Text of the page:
I’m sure everyone has seen those “Dogs die in hot cars adverts” by now – but still, every year, we sadly see too many dogs who have essentially been cooked alive.In this blog, we’re going to look at some of the major (and often overlooked) risks for overheating, and what you can do to prevent a tragedy!
Why is overheating so dangerous for dogs?
Well, strictly, it’s not just dogs. Any animal that gets too hot will overheat and suffer from hyperthermia (excessively high body temperature – not to be confused with hypothermia which is excessively low temperature). Most domestic animals (and humans) have an optimal body temperature between 36 and 40 degrees Centigrade. Once body temperatures go above 40C, however, it becomes increasingly dangerous to the body. The enzymes (protein machines in the cells that keep us all alive) start to shut down above 43-45C, and eventually, the animal will suffer brain, liver and kidney damage (these organs are most susceptible to heat damage). If they continue to overheat, they will literally cook and die.
However, dogs are especially sensitive to high temperatures. Dogs are essentially domesticated wolves, and as such are best adapted to life in a very cold climate. Yes, there are some breeds (such as Pharaoh Hounds) that are better able to cope with heat, but overall, dogs are really badly designed for hot weather! They have a coat of insulating fur; they cannot sweat (except through their pads), and so to lose heat, they must pant. But panting requires a lot of energy, so in the long term it heats them up even more; and also leads to rapid dehydration. Humans and cats (both of us descended from African lineages) cope much better with the heat than most dogs do.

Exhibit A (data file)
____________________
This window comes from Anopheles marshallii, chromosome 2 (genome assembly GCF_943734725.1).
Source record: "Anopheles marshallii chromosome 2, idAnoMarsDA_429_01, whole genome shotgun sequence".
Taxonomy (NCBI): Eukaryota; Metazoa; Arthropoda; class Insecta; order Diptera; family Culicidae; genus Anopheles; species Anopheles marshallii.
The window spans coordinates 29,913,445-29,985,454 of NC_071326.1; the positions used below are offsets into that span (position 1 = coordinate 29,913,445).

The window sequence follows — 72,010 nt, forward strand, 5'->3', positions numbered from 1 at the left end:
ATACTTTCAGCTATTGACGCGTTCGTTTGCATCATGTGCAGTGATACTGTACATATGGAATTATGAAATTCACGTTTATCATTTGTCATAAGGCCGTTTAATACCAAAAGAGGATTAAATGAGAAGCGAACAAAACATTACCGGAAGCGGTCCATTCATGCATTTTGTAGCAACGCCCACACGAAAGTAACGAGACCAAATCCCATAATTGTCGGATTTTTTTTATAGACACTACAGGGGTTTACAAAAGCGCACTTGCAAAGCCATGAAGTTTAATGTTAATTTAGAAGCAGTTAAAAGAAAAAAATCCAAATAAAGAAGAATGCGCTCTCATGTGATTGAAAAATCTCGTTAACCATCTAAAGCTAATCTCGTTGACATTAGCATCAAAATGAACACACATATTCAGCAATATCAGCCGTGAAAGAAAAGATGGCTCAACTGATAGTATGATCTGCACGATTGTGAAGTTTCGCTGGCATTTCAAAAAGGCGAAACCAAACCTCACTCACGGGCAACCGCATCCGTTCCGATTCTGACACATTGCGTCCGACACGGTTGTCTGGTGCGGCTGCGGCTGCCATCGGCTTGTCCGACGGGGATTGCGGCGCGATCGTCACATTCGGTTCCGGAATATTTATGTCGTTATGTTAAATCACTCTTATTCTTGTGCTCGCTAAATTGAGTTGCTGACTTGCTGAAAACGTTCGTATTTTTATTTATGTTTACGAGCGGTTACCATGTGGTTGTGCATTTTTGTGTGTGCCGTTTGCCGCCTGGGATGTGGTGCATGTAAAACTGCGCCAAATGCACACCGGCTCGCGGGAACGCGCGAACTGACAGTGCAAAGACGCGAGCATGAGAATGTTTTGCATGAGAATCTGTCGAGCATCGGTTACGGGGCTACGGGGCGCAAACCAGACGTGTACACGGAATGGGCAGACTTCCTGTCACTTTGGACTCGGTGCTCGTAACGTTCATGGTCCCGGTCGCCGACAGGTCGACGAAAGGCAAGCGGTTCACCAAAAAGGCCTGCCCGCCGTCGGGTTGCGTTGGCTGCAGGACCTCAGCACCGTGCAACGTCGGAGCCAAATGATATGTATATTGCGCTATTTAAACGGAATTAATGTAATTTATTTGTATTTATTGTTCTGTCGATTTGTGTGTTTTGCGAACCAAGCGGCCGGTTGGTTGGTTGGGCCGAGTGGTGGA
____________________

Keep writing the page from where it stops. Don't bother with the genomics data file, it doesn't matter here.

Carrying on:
So, what situations are most dangerous?
Well, obviously, the dog in the hot car. Remember, a car acts as a tiny greenhouse – it gets progressively hotter inside and there isn’t enough volume for cooling air currents to form.
However, actual greenhouses, sheds and outdoor kennels are also potential death traps, for the same reason – the air temperature gets higher and higher inside, even on a relatively mild day.
Lack of shade can also be fatal for dogs chained or tied outside and unable to get out of the heat – temperatures in the shade may be as much as 10 or 15C lower.
The breed and health of the dog are also important factors. Dogs with longer noses generally cope with heat a little bit better than average, but brachycephalic dogs (those with very short noses, like Pugs or Bulldogs) really struggle with hot weather. This is because, as a result of their short muzzles, their breathing is impaired, so they cannot pant as efficiently. As a result, they are much more susceptible to hyperthermia.
Likewise, any dog with lung or heart disease will struggle more in the hot weather because they cannot regulate their body temperature as well.
Dogs with reduced mobility and senile dementia are also at higher risk – because they can’t (or won’t) move out of the heat when they start to get too hot!
Are there any medical diseases that can cause hyperthermia?
Yes – the most important is epilepsy (or indeed any cause of seizures). When a dog is having a fit, their muscles contract very fast, causing a buildup of heat. If untreated, dogs can become hyperthermic very, very fast! Remember, any seizure lasting over 5 minutes is an emergency and needs to be seen by one of our vets ASAP.
So, how can I help prevent it?
There are a couple of easy steps you can do to help minimise the risk:
- Don’t ever shut a dog alone in a car, shed, greenhouse or small kennel
- Make sure they always have ad-lib fresh water
- Make sure they can get into the shade if needed
- If they’re a high-risk breed, or have one of the health conditions mentioned, make sure that you monitor them for signs of overheating or discomfort.
- If your dog is struggling, actively cool them with cold water, fans, or (ideally) a pool or pond to cool off in!